Having won control of Congress, the GOP must now put forward a clear program to create jobs and govern reasonably, lest it give Democrats the upper hand for the 2016 presidential election.
In recent months, economic growth has accelerated, but most economists don’t see the pace picking up enough to solve the nation’s shortage of decent-paying employment.
Republicans’ standard prescriptions—tax cuts and repeal “Obamacare”—are non-starters. Tax reductions are not realistic, because the situation in the Middle East and the Chinese and Russian military buildups will require more rather than less defense spending. And the Affordable Care Act, or anything that could reasonably replace it, will prove more costly than was expected when it passed in 2010.
The Internal Revenue Service is unpopular, and the GOP could gain a lot by championing tax simplification and making federal compliance agents a less ominous force in everyone’s life.
Nixing business tax loopholes, which favor some businesses over others, to lower the 35 percent top corporate rate is doable. Republicans, however, want reform to lower tax revenue overall, whereas President Obama wants to raise more cash to spend on new projects.
Republicans would be smart to offer a revenue-neutral package, and challenge Democrats to help eliminate as many special provisions and lower rates as much as possible. Then it would be up to the president and his allies in Congress to sign up or look unreasonable.
Replacing the personal income tax with a simple value added tax would treat everyone more equitably and eliminate individual tax returns for virtually every American.
Making April 15 just another day on the calendar is something the GOP could run on in 2016 if the president balked.
The GOP cannot repeal the ACA, because it lacks enough votes in the Senate to override a presidential veto. It is impossible to roll back the clock, because the old insurance plans are gone, and many individuals now depend on the ACA’s previsions, no matter how costly those may be.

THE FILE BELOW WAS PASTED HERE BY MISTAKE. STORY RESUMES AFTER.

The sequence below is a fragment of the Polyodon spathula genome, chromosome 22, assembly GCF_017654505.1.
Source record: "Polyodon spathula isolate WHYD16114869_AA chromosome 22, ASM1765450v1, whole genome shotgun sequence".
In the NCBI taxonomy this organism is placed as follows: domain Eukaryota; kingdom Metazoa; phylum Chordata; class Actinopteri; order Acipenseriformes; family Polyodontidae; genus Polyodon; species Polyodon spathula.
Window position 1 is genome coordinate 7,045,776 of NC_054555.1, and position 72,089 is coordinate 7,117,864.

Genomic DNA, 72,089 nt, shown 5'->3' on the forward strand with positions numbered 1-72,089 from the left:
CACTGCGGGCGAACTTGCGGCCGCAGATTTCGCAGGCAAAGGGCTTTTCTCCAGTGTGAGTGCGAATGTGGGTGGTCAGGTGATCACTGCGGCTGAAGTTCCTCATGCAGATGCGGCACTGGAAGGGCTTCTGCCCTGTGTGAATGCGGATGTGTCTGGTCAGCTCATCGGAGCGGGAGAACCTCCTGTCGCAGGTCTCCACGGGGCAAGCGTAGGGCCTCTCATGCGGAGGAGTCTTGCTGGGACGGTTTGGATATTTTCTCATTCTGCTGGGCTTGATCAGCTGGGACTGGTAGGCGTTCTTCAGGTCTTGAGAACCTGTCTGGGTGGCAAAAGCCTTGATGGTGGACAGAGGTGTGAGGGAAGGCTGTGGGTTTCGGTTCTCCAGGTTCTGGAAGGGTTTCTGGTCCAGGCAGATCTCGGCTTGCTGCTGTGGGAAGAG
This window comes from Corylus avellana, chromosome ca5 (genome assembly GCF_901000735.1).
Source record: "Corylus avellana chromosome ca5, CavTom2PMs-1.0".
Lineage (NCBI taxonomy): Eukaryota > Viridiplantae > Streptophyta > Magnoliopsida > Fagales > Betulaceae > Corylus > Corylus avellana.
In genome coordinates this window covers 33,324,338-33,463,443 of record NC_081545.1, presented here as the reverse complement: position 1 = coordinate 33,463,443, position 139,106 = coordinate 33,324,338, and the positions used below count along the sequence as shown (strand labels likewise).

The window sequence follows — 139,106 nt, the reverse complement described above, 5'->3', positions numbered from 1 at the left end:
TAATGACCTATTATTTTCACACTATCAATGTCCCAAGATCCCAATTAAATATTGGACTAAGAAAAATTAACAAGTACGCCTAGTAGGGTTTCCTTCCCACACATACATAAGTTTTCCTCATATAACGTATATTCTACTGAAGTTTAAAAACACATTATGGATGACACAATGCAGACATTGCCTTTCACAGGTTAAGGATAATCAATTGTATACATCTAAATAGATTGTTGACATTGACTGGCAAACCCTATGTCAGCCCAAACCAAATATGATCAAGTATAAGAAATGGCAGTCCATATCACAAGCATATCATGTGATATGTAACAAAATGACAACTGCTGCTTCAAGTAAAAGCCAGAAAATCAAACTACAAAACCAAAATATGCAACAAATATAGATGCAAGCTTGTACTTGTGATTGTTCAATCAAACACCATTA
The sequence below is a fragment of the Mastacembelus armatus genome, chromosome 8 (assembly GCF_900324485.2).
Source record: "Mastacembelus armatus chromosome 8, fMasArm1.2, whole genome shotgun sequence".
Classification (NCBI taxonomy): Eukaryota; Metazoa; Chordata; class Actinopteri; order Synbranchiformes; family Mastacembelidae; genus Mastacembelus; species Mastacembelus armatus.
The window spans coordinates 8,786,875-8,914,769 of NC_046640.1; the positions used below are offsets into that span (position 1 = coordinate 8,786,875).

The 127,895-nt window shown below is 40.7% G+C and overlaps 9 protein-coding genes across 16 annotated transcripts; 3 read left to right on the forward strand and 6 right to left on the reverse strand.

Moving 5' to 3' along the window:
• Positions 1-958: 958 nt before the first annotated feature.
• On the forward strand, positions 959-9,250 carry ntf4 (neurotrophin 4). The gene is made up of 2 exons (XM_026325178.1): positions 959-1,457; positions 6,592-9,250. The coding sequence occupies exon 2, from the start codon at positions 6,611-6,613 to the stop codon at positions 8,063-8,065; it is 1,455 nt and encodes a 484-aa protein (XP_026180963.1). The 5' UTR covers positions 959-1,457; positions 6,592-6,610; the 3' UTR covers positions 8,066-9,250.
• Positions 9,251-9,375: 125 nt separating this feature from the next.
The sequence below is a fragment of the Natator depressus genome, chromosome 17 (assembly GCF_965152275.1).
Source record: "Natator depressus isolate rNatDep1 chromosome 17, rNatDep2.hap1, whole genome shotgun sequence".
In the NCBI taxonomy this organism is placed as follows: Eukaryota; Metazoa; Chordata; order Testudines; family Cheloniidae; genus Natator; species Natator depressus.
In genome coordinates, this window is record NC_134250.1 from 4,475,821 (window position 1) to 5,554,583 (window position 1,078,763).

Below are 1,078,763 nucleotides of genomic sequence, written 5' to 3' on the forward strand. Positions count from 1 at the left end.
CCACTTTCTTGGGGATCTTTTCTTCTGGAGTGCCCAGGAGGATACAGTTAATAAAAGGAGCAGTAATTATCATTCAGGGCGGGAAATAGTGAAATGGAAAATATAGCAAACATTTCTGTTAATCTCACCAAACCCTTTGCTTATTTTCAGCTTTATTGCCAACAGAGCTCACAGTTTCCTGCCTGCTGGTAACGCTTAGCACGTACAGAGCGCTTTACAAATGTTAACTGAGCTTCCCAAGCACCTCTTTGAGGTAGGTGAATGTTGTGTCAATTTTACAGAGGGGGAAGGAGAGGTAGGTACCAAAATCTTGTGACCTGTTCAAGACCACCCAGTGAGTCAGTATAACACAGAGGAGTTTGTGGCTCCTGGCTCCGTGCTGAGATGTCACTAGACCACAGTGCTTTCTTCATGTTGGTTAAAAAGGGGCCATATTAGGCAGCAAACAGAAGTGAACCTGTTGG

Republicans would do well to propose reforms lessening the ACA’s job-killing consequences. For example, junking the employer mandate, encouraging more competition among insurance plans to lower premiums, and benchmarking prices charged for medical devices, drugs, and hospital procedures to those in European systems with less-costly, insurance-based systems like Germany’s.
Through the tax code and its expansive web of business regulations, the federal government influences and monitors virtually everything private enterprises do, even when competition would suffice to compel socially responsible behavior. That raises costs and focuses businesses on compliance instead of innovation.
Presidents and cabinet officers have considerable latitude interpreting statutes and writing regulations, and Obama has been particularly aggressive, for example in his application of Title IX to universities, Environmental Protection Agency authority to limit carbon dioxide emissions, and many other areas.
That is why growth and job creation during the Obama years has been at only half the pace accomplished during the Reagan presidency, even though history dealt both men similarly difficult unemployment challenges.
A GOP Congress may not be able to roll back Obama’s executive orders, but it can hold hearings to expose how the administration’s regulatory overreach encourages businesses to invest and take jobs abroad, instead of in the United States.
Although a GOP-led Congress can’t force federal agencies to rescind aggressive harmful regulations, it will control the purse. Appropriation bills must be passed—and even continuing resolutions can be tinkered—to tame regulatory abuse.
As the president is unlikely to compromise much on tax reform or broad areas of federal regulator policy, hand-to-hand combat is likely through the Senate investigations and the details of federal spending.
Peter Morici, professor at the Robert H. Smith School of Business at the University of Maryland, is a recognized expert on economic policy and international economics. Previously he served as director of the Office of Economics at the U.S. International Trade Commission. Follow @pmorici1
Views expressed in this article are the opinions of the author(s) and do not necessarily reflect the views of Epoch Times.